CAMBODIA: Delegation attacks UN Special Representative, threatening human rights

(Hong Kong, June 15, 2007)

The Cambodian delegation to the United Nations Human Rights Council (HRC) launched an unprecedented and unwarranted attack on United Nations Special Representative of the Secretary General for Human Rights in Cambodia, Professor Yash Ghai, during a session of the Human Rights Council in Geneva on June 12, 2007. The delegation attempted to dismiss the content of the report presented by the Special Representative to the international community, claiming that it focused solely on negative aspects. The Cambodian delegation, however, did not deny the veracity of the content of the report. This attack should be seen as nothing more than an attempt to circumvent the important, if embarrassing, content of the report and to renege on the country’s obligations to protect human rights.

At the end of the discussion on Cambodia, the country’s Ambassador to the United Nations in Geneva, Chheang Vun, stated that Cambodia no longer accepted Mr. Ghai’s mandate in the country and called on the Human Rights Council to review the Special Representative’s nomination to this position. In doing so, Cambodia has effectively signaled that it will no longer cooperate with this important United Nations mechanism, which was created as the result of international consensus in order to further the respect for human rights and the re-building of the country as a whole.

The Asian Human Rights Commission (AHRC) is deeply concerned by the government’s reaction, as the Special Representative’s report contains many crucial elements that would permit Cambodia to move towards the effective protection and enjoyment of human rights. Yash Ghai is being targeted not because of any actual bias or selectivity in his work – he mentioned several positive developments, including the March 2007 ratification of the Optional Protocol to the Convention Against Torture – but rather because he has focused on the inconvenient reality of human rights in the country. Amongst the main barriers to human rights highlighted in the Special Representative’s report are the lack of an independent judiciary, political repression and detentions, lack of progress concerning legal reforms, forced evictions, corruption, the lack of freedom of speech, violations of indigenous peoples’ land rights and impunity. All of these are central themes that the Asian Human Rights Commission repeatedly raises in its work and are the key hurdles facing the country at present.

The Cambodian government’s stance is unacceptable in itself and presages a further degradation of the human rights situation in the country. If the government is now unwilling even to cooperate with the international community’s human rights envoy, it is likely that it will also increasingly clamp down on local activists working in favour of human rights and dealing with the crucial issues raised by the Special Representative. This may also pave the way for future attacks on the work of the Office of the High Commissioner for Human Rights in Cambodia. Given Cambodia’s terrible past, from which it is still struggling to emerge, any such signs of increasing authoritarianism and rejection of human rights and international cooperation must be taken extremely seriously.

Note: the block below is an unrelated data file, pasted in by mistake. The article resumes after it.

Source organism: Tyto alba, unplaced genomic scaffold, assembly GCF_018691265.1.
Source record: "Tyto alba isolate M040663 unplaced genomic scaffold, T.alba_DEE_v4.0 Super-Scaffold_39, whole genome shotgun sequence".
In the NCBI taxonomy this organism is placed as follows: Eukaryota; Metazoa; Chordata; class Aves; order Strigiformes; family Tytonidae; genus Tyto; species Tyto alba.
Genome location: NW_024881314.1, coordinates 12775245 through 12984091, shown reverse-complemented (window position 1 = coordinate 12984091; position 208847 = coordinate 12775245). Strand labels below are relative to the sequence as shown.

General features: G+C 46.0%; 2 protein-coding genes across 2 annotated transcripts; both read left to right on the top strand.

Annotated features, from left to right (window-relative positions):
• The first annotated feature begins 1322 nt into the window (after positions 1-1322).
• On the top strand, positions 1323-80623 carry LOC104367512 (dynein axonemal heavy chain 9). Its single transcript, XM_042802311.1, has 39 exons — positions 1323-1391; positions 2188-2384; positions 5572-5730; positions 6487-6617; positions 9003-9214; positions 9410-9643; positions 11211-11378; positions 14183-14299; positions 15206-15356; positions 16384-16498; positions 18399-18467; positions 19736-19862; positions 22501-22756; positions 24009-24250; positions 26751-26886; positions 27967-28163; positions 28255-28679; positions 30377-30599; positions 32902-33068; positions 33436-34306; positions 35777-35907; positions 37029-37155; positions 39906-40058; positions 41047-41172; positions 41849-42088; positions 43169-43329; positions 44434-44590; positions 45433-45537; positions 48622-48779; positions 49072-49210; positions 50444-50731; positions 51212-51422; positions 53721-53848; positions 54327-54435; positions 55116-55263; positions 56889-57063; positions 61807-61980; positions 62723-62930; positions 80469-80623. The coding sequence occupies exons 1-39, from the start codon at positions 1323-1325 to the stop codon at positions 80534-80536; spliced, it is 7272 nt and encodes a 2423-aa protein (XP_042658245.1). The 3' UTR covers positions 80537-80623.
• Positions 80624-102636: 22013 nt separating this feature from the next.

Countries that provide financial and other support to Cambodia are scheduled to meet on June 19 and 20, 2007, to discuss the situation in the country. The AHRC urges these countries – which include Australia, Canada, Denmark, France, Germany, India, Japan, South Korea, Sweden, the United Kingdom and the United States of America – to ensure that Cambodia abandons its current stance and begins to address the country’s pressing human rights situation in good faith, notably by implementing without fail all recommendations made by the United Nations Special Representative. Donor support should be conditional on such cooperation. Donors must also ensure that independence of the judiciary, notably by severing judges’ party-political affiliation; access to justice; an end to land-grabbing and forced evictions; and progress in the legal reforms currently under way are ensured, before pledging vast financial assistance to an increasingly hostile regime.

The AHRC also urges the Cambodia government to halt this policy of personal attacks and non-cooperation and instead move to address the significant human rights problems that plague the country.

Document Type : Press Release
Document ID : AHRC-PL-021-2007
Countries : Cambodia,